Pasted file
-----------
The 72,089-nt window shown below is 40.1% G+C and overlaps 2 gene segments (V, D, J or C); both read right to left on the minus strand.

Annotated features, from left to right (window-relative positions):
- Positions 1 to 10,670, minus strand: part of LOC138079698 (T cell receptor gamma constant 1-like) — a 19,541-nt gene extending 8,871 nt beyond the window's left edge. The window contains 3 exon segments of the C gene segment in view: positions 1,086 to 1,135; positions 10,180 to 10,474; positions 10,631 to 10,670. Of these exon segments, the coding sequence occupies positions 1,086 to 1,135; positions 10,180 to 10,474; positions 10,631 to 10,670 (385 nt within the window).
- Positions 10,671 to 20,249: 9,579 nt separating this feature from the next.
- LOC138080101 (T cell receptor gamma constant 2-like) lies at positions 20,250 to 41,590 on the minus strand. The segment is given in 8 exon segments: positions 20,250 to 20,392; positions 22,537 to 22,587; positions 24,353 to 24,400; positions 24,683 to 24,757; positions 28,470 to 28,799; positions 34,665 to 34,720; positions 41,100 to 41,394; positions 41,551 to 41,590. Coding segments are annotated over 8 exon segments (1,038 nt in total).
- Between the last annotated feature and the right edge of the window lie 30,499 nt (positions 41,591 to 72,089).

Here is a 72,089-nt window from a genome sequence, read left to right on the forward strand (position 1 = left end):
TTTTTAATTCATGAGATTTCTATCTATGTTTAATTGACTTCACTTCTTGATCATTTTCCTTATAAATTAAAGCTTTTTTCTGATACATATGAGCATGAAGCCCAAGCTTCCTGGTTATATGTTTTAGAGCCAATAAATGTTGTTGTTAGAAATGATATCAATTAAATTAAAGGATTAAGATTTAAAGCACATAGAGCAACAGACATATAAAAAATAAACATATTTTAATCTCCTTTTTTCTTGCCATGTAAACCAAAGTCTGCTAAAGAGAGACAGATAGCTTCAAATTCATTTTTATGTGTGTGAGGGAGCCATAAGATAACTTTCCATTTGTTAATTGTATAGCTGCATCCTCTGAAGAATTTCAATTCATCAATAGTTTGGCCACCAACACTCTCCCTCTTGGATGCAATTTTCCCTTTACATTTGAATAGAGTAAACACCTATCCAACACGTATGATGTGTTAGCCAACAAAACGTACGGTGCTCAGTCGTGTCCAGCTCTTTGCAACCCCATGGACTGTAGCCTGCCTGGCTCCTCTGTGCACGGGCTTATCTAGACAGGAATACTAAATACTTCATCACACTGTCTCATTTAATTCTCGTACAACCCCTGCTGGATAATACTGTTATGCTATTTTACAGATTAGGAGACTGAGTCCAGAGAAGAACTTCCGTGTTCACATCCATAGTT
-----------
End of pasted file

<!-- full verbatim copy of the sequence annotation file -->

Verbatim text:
The 72,089-nt window shown below is 40.1% G+C and overlaps 2 gene segments (V, D, J or C); both read right to left on the minus strand.

Annotated features, from left to right (window-relative positions):
- Positions 1 to 10,670, minus strand: part of LOC138079698 (T cell receptor gamma constant 1-like) — a 19,541-nt gene extending 8,871 nt beyond the window's left edge. The window contains 3 exon segments of the C gene segment in view: positions 1,086 to 1,135; positions 10,180 to 10,474; positions 10,631 to 10,670. Of these exon segments, the coding sequence occupies positions 1,086 to 1,135; positions 10,180 to 10,474; positions 10,631 to 10,670 (385 nt within the window).
- Positions 10,671 to 20,249: 9,579 nt separating this feature from the next.
- LOC138080101 (T cell receptor gamma constant 2-like) lies at positions 20,250 to 41,590 on the minus strand. The segment is given in 8 exon segments: positions 20,250 to 20,392; positions 22,537 to 22,587; positions 24,353 to 24,400; positions 24,683 to 24,757; positions 28,470 to 28,799; positions 34,665 to 34,720; positions 41,100 to 41,394; positions 41,551 to 41,590. Coding segments are annotated over 8 exon segments (1,038 nt in total).
- Between the last annotated feature and the right edge of the window lie 30,499 nt (positions 41,591 to 72,089).

Here is a 72,089-nt window from a genome sequence, read left to right on the forward strand (position 1 = left end):
TTTTTAATTCATGAGATTTCTATCTATGTTTAATTGACTTCACTTCTTGATCATTTTCCTTATAAATTAAAGCTTTTTTCTGATACATATGAGCATGAAGCCCAAGCTTCCTGGTTATATGTTTTAGAGCCAATAAATGTTGTTGTTAGAAATGATATCAATTAAATTAAAGGATTAAGATTTAAAGCACATAGAGCAACAGACATATAAAAAATAAACATATTTTAATCTCCTTTTTTCTTGCCATGTAAACCAAAGTCTGCTAAAGAGAGACAGATAGCTTCAAATTCATTTTTATGTGTGTGAGGGAGCCATAAGATAACTTTCCATTTGTTAATTGTATAGCTGCATCCTCTGAAGAATTTCAATTCATCAATAGTTTGGCCACCAACACTCTCCCTCTTGGATGCAATTTTCCCTTTACATTTGAATAGAGTAAACACCTATCCAACACGTATGATGTGTTAGCCAACAAAACGTACGGTGCTCAGTCGTGTCCAGCTCTTTGCAACCCCATGGACTGTAGCCTGCCTGGCTCCTCTGTGCACGGGCTTATCTAGACAGGAATACTAAATACTTCATCACACTGTCTCATTTAATTCTCGTACAACCCCTGCTGGATAATACTGTTATGCTATTTTACAGATTAGGAGACTGAGTCCAGAGAAGAACTTCCGTGTTCACATCCATAGTT